2015-11-27 / Front Page

Locals lead holiday toy, turkey drives

By Duke Harrington
Staff Writer


Dick Brown, a driver trainer at the South Portland Hannaford Supermarket and and Police Chief Ed Googins pose outside a delivery truck on the way to dropping off holiday meals for 15 local families in need Nov. 19. (Courtesy photo) Dick Brown, a driver trainer at the South Portland Hannaford Supermarket and and Police Chief Ed Googins pose outside a delivery truck on the way to dropping off holiday meals for 15 local families in need Nov. 19. (Courtesy photo) SOUTH PORTLAND — With Thanksgiving in the air, a pair of local women are focused on giving back, organizing holiday toy drives in partnership with South Portland firefighters and police officers.

Cynthia Tayman- Veroneau of South Portland, a mortgage agent at Portside Real Estate Group in Falmouth, is a self-described born organizer with a history of diving head first into charitable projects. But recently she’s found a niche and it’s one that she’s been able to meet largely through the use of social media.

Five years ago, she and her family decided to adopt a couple of children during the annual holiday gift drive organized by the Opportunity Alliance. The Portland-based social services nonprofit provides child ages and gift requests, but otherwise keeps the anonymity of the recipients, collecting and distributing the packages. What struck Tayman- Veroneau, however, was how few toys were on the list. More often, the request was for winter coats, hats, mittens and shoes.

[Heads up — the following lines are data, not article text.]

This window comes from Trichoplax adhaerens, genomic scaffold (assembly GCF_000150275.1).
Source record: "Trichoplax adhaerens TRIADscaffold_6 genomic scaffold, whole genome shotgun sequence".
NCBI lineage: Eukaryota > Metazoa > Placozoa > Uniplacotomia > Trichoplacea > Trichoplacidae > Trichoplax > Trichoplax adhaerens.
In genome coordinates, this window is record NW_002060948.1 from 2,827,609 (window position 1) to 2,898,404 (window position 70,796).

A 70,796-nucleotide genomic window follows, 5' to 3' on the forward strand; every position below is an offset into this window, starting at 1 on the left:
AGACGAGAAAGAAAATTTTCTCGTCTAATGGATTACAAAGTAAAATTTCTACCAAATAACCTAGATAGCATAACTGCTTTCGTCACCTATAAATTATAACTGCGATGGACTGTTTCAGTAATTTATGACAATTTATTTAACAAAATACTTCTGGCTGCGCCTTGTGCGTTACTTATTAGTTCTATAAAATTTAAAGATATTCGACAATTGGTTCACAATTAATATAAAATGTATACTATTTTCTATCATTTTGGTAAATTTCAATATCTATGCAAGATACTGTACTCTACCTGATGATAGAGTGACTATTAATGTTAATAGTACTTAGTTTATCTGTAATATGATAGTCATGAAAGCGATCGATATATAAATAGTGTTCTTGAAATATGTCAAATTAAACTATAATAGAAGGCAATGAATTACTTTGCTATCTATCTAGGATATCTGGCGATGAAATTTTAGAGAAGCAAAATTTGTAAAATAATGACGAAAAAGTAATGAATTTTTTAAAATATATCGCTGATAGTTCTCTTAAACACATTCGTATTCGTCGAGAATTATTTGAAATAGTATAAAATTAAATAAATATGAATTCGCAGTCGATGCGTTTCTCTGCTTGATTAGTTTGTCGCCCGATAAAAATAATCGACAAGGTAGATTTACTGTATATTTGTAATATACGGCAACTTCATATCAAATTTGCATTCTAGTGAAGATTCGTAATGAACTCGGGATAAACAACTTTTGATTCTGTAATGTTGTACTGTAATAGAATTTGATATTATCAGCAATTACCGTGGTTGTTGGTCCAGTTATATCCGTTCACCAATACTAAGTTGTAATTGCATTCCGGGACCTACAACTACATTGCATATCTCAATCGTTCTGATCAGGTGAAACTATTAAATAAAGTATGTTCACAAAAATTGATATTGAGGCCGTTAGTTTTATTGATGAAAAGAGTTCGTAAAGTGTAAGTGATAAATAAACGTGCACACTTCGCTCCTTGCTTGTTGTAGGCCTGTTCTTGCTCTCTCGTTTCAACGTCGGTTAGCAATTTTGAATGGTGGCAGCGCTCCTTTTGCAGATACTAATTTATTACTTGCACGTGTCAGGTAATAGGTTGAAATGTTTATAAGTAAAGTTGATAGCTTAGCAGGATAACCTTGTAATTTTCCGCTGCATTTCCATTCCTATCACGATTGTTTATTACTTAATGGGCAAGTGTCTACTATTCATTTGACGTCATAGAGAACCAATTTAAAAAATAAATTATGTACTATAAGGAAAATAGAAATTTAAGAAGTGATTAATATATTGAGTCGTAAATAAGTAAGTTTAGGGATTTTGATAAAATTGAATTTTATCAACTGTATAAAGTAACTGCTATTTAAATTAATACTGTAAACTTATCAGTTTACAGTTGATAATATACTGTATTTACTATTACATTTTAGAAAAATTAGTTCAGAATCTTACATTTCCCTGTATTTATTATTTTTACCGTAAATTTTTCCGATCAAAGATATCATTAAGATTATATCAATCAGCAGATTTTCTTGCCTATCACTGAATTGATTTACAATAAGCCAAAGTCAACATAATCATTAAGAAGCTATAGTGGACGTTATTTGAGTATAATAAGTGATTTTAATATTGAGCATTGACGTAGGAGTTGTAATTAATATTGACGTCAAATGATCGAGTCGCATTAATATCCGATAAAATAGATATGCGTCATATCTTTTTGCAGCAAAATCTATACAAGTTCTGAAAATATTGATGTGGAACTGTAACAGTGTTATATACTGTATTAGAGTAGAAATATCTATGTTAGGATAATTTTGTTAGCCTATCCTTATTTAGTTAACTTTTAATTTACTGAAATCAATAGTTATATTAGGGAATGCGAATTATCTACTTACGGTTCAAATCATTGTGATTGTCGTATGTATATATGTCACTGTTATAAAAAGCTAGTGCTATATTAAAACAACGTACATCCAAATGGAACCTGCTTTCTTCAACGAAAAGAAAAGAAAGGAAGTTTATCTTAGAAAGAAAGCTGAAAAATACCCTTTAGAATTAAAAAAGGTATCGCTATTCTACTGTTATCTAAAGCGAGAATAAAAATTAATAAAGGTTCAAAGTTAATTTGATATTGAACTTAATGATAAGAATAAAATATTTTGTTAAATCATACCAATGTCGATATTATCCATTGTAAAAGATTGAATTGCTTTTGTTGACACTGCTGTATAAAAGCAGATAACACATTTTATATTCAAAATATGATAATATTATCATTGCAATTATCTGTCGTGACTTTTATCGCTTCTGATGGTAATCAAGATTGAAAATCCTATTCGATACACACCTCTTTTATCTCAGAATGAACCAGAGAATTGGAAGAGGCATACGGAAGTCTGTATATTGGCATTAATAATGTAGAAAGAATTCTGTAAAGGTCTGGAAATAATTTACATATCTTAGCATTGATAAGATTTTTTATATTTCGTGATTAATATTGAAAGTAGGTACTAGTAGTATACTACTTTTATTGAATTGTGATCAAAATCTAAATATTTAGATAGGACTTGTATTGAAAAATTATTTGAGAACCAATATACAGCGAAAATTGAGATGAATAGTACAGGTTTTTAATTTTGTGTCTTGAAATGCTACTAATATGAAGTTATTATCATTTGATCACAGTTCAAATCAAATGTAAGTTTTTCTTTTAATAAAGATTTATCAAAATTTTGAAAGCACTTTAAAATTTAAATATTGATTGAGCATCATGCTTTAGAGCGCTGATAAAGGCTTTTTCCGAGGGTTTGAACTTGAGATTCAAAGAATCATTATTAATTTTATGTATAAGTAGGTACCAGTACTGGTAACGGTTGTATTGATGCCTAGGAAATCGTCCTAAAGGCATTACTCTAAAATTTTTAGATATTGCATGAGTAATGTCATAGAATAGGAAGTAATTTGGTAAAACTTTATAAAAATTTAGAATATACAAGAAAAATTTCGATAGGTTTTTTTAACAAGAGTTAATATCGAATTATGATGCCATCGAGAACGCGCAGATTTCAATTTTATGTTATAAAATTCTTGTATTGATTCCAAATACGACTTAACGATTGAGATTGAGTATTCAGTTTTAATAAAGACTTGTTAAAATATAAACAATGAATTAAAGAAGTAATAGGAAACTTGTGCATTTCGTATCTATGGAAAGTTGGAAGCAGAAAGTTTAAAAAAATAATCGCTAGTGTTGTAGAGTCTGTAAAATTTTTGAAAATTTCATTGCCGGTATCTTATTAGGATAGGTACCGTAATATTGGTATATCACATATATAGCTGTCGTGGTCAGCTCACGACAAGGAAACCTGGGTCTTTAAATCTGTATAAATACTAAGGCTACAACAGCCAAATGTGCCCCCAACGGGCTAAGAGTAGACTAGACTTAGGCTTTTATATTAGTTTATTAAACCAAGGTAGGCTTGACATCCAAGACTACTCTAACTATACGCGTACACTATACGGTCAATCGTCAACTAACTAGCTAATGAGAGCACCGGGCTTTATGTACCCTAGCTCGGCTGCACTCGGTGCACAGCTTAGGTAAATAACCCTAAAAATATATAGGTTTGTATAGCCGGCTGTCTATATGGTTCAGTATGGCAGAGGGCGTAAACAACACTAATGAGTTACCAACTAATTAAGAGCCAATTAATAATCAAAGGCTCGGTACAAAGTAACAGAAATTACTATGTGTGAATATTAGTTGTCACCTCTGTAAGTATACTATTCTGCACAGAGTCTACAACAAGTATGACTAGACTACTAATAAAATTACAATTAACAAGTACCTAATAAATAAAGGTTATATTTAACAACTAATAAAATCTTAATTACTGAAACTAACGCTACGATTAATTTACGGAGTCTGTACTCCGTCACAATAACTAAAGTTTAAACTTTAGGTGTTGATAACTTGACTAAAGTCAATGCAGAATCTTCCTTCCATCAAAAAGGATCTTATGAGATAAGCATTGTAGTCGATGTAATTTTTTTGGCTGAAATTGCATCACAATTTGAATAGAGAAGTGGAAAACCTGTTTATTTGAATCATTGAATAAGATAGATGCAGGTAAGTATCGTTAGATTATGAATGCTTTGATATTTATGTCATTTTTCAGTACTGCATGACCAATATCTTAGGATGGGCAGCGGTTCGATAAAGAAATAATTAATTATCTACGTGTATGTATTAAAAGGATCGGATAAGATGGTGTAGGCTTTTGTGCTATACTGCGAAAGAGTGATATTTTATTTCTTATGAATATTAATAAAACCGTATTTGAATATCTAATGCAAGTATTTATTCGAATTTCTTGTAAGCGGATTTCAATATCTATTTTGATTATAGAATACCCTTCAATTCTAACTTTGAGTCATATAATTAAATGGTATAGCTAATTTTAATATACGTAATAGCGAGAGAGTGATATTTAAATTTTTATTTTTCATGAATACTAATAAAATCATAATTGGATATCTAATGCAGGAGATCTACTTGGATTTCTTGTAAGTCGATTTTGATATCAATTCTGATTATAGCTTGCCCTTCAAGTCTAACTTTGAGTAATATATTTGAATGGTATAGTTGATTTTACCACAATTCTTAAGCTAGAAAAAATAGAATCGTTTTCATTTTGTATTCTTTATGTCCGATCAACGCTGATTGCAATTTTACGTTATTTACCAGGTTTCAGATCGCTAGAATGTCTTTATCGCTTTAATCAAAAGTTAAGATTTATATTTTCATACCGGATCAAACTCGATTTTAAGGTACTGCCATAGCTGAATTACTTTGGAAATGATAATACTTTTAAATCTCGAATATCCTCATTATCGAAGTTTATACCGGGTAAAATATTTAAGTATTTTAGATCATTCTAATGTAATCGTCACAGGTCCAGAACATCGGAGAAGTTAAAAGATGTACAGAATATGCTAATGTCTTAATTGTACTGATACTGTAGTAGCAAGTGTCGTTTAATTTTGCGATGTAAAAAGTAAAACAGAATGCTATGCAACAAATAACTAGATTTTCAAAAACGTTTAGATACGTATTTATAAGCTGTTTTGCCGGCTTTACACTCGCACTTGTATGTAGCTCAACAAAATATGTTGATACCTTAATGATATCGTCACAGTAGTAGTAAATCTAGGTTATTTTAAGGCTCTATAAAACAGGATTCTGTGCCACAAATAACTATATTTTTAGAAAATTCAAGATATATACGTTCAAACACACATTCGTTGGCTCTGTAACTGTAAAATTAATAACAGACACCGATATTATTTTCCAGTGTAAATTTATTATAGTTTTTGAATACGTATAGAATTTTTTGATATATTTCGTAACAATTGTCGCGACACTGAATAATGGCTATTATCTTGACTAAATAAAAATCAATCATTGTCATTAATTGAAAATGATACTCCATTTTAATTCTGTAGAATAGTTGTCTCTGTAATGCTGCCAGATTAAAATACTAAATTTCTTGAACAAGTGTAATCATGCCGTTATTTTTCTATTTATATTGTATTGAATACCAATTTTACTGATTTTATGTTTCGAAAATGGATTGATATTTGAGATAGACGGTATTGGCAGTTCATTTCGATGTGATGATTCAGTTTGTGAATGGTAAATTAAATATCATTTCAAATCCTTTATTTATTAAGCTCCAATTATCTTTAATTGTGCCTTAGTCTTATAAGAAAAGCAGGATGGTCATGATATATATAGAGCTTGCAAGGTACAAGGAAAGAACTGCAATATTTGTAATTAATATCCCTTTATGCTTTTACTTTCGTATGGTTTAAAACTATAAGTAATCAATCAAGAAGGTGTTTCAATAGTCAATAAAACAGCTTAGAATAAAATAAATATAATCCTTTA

Cynthia Tayman-Veroneau poses with members of International Association of Fire Fighters Local 1476, including, from left, South Portland Fire Department Lt. Phil Selberg, firefighter Matt Cox, and union vice president Stephen Simonson, whose $4,000 donation helps to fund her annual holiday toy drive. "Without them, there is no this," she said. (Duke Harrington photo) Cynthia Tayman-Veroneau poses with members of International Association of Fire Fighters Local 1476, including, from left, South Portland Fire Department Lt. Phil Selberg, firefighter Matt Cox, and union vice president Stephen Simonson, whose $4,000 donation helps to fund her annual holiday toy drive. "Without them, there is no this," she said. (Duke Harrington photo) “Here’s a child, eightyear old female, who wants underwear, sox and gloves,” she said, looking through her list. “How can you not respond to that? There’s no electronics on this list. There’s no i-anything. It’s like the basic needs of life.”


Buying presents for local children in need at the Scarborough Walmart Nov. 22 are Kate Turner, baby Liam Turner, and Noah Veroneau. (Courtesy photo) Buying presents for local children in need at the Scarborough Walmart Nov. 22 are Kate Turner, baby Liam Turner, and Noah Veroneau. (Courtesy photo) The first season of giving proved so rewarding that Tayman-Veroneau bought for 33 children, reaching out to friends, family and co-workers for donations, as well as her contacts on Facebook and Twitter. Then last year, the list grew to 98 children, making her the largest single-donor after the University of New England. Now, the list has doubled again, to 200.

Even so that’s just a fraction of the need. Last year, the Opportunity Alliance helped 780 area kids.

“These kids don’t have a choice, they’re born into whatever they’re born into,” said Tayman- Veroneau. “For whatever social stigma their parents may have, ultimately my goal is to not have any little kid bypassed by Santa.”